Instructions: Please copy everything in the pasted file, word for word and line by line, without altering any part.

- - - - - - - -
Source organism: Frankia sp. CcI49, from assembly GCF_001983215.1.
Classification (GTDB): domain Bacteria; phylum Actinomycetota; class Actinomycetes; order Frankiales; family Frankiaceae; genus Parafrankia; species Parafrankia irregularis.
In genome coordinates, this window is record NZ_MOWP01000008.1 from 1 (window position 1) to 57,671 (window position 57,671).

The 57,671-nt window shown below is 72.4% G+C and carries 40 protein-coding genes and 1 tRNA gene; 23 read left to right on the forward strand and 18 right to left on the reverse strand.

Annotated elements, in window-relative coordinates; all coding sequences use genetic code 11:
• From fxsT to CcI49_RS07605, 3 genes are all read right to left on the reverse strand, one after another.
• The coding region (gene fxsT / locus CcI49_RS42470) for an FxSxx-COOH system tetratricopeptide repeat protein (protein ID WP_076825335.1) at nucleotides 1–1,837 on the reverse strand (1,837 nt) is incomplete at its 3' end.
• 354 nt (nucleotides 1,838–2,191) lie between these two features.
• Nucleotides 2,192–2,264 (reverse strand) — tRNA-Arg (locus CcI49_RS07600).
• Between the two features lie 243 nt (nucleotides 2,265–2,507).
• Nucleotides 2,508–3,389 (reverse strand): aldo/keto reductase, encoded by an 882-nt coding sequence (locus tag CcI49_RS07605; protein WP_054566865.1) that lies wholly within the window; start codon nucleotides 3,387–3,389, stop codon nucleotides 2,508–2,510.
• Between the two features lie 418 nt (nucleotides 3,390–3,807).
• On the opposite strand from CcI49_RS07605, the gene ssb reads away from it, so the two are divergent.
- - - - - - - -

Source organism: Frankia sp. CcI49, from assembly GCF_001983215.1.
Classification (GTDB): domain Bacteria; phylum Actinomycetota; class Actinomycetes; order Frankiales; family Frankiaceae; genus Parafrankia; species Parafrankia irregularis.
In genome coordinates, this window is record NZ_MOWP01000008.1 from 1 (window position 1) to 57,671 (window position 57,671).

The 57,671-nt window shown below is 72.4% G+C and carries 40 protein-coding genes and 1 tRNA gene; 23 read left to right on the forward strand and 18 right to left on the reverse strand.

Annotated elements, in window-relative coordinates; all coding sequences use genetic code 11:
• From fxsT to CcI49_RS07605, 3 genes are all read right to left on the reverse strand, one after another.
• The coding region (gene fxsT / locus CcI49_RS42470) for an FxSxx-COOH system tetratricopeptide repeat protein (protein ID WP_076825335.1) at nucleotides 1–1,837 on the reverse strand (1,837 nt) is incomplete at its 3' end.
• 354 nt (nucleotides 1,838–2,191) lie between these two features.
• Nucleotides 2,192–2,264 (reverse strand) — tRNA-Arg (locus CcI49_RS07600).
• Between the two features lie 243 nt (nucleotides 2,265–2,507).
• Nucleotides 2,508–3,389 (reverse strand): aldo/keto reductase, encoded by an 882-nt coding sequence (locus tag CcI49_RS07605; protein WP_054566865.1) that lies wholly within the window; start codon nucleotides 3,387–3,389, stop codon nucleotides 2,508–2,510.
• Between the two features lie 418 nt (nucleotides 3,390–3,807).
• On the opposite strand from CcI49_RS07605, the gene ssb reads away from it, so the two are divergent.